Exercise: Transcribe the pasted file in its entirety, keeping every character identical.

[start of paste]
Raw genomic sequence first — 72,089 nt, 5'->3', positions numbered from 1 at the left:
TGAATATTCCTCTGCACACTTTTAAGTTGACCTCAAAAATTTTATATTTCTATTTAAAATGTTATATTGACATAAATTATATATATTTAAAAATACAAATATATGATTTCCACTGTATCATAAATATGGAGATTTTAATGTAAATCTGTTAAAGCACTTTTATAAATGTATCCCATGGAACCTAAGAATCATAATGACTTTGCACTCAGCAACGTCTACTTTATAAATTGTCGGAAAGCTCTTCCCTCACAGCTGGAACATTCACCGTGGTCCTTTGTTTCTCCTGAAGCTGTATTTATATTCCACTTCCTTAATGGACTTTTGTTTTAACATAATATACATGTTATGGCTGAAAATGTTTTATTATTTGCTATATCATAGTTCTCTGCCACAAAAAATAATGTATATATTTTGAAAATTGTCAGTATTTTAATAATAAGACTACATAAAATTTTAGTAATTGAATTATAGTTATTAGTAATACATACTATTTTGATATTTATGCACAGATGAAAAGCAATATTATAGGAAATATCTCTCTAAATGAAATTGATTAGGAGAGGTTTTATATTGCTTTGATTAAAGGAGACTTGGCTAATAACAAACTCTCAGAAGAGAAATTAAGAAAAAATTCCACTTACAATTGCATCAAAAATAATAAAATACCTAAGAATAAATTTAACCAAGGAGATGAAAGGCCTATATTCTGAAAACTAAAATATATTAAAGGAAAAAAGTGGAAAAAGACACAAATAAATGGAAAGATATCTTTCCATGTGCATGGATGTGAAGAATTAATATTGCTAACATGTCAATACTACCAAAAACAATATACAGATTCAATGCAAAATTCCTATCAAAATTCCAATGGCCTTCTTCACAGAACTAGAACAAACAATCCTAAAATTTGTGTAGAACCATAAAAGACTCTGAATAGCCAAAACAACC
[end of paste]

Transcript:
Raw genomic sequence first — 72,089 nt, 5'->3', positions numbered from 1 at the left:
TGAATATTCCTCTGCACACTTTTAAGTTGACCTCAAAAATTTTATATTTCTATTTAAAATGTTATATTGACATAAATTATATATATTTAAAAATACAAATATATGATTTCCACTGTATCATAAATATGGAGATTTTAATGTAAATCTGTTAAAGCACTTTTATAAATGTATCCCATGGAACCTAAGAATCATAATGACTTTGCACTCAGCAACGTCTACTTTATAAATTGTCGGAAAGCTCTTCCCTCACAGCTGGAACATTCACCGTGGTCCTTTGTTTCTCCTGAAGCTGTATTTATATTCCACTTCCTTAATGGACTTTTGTTTTAACATAATATACATGTTATGGCTGAAAATGTTTTATTATTTGCTATATCATAGTTCTCTGCCACAAAAAATAATGTATATATTTTGAAAATTGTCAGTATTTTAATAATAAGACTACATAAAATTTTAGTAATTGAATTATAGTTATTAGTAATACATACTATTTTGATATTTATGCACAGATGAAAAGCAATATTATAGGAAATATCTCTCTAAATGAAATTGATTAGGAGAGGTTTTATATTGCTTTGATTAAAGGAGACTTGGCTAATAACAAACTCTCAGAAGAGAAATTAAGAAAAAATTCCACTTACAATTGCATCAAAAATAATAAAATACCTAAGAATAAATTTAACCAAGGAGATGAAAGGCCTATATTCTGAAAACTAAAATATATTAAAGGAAAAAAGTGGAAAAAGACACAAATAAATGGAAAGATATCTTTCCATGTGCATGGATGTGAAGAATTAATATTGCTAACATGTCAATACTACCAAAAACAATATACAGATTCAATGCAAAATTCCTATCAAAATTCCAATGGCCTTCTTCACAGAACTAGAACAAACAATCCTAAAATTTGTGTAGAACCATAAAAGACTCTGAATAGCCAAAACAACC